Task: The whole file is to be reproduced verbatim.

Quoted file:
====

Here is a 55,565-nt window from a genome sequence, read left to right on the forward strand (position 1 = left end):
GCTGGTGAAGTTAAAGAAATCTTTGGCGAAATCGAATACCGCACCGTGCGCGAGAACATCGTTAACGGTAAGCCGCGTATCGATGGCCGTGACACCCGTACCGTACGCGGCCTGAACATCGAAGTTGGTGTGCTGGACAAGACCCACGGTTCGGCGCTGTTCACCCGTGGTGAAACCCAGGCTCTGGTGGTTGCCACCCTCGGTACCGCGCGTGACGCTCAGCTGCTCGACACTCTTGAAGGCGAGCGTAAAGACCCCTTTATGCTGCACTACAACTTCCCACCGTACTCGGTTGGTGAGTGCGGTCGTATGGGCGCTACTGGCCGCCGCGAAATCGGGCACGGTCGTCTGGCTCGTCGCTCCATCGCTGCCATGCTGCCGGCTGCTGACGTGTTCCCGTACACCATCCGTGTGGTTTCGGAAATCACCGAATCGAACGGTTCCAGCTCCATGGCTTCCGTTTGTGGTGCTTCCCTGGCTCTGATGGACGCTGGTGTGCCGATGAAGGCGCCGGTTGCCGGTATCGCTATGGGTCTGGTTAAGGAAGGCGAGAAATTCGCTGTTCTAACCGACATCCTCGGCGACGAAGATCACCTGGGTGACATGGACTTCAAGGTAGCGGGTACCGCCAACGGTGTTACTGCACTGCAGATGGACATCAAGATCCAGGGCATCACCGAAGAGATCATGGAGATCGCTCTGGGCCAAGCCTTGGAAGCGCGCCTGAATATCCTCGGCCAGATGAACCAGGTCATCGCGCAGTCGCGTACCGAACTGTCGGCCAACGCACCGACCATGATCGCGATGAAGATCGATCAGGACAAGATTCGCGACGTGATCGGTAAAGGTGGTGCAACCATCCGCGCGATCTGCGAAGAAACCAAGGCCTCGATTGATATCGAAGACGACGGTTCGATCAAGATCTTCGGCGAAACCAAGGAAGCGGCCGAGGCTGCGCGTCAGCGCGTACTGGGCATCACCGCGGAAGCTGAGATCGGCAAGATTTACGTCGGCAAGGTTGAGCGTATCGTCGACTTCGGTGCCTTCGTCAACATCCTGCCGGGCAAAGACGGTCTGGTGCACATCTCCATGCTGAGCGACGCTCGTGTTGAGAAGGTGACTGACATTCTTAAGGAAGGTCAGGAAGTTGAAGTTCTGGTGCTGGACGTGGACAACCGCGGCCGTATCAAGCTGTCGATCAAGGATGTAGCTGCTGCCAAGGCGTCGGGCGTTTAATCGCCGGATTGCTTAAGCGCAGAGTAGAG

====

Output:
Here is a 55,565-nt window from a genome sequence, read left to right on the forward strand (position 1 = left end):
GCTGGTGAAGTTAAAGAAATCTTTGGCGAAATCGAATACCGCACCGTGCGCGAGAACATCGTTAACGGTAAGCCGCGTATCGATGGCCGTGACACCCGTACCGTACGCGGCCTGAACATCGAAGTTGGTGTGCTGGACAAGACCCACGGTTCGGCGCTGTTCACCCGTGGTGAAACCCAGGCTCTGGTGGTTGCCACCCTCGGTACCGCGCGTGACGCTCAGCTGCTCGACACTCTTGAAGGCGAGCGTAAAGACCCCTTTATGCTGCACTACAACTTCCCACCGTACTCGGTTGGTGAGTGCGGTCGTATGGGCGCTACTGGCCGCCGCGAAATCGGGCACGGTCGTCTGGCTCGTCGCTCCATCGCTGCCATGCTGCCGGCTGCTGACGTGTTCCCGTACACCATCCGTGTGGTTTCGGAAATCACCGAATCGAACGGTTCCAGCTCCATGGCTTCCGTTTGTGGTGCTTCCCTGGCTCTGATGGACGCTGGTGTGCCGATGAAGGCGCCGGTTGCCGGTATCGCTATGGGTCTGGTTAAGGAAGGCGAGAAATTCGCTGTTCTAACCGACATCCTCGGCGACGAAGATCACCTGGGTGACATGGACTTCAAGGTAGCGGGTACCGCCAACGGTGTTACTGCACTGCAGATGGACATCAAGATCCAGGGCATCACCGAAGAGATCATGGAGATCGCTCTGGGCCAAGCCTTGGAAGCGCGCCTGAATATCCTCGGCCAGATGAACCAGGTCATCGCGCAGTCGCGTACCGAACTGTCGGCCAACGCACCGACCATGATCGCGATGAAGATCGATCAGGACAAGATTCGCGACGTGATCGGTAAAGGTGGTGCAACCATCCGCGCGATCTGCGAAGAAACCAAGGCCTCGATTGATATCGAAGACGACGGTTCGATCAAGATCTTCGGCGAAACCAAGGAAGCGGCCGAGGCTGCGCGTCAGCGCGTACTGGGCATCACCGCGGAAGCTGAGATCGGCAAGATTTACGTCGGCAAGGTTGAGCGTATCGTCGACTTCGGTGCCTTCGTCAACATCCTGCCGGGCAAAGACGGTCTGGTGCACATCTCCATGCTGAGCGACGCTCGTGTTGAGAAGGTGACTGACATTCTTAAGGAAGGTCAGGAAGTTGAAGTTCTGGTGCTGGACGTGGACAACCGCGGCCGTATCAAGCTGTCGATCAAGGATGTAGCTGCTGCCAAGGCGTCGGGCGTTTAATCGCCGGATTGCTTAAGCGCAGAGTAGAG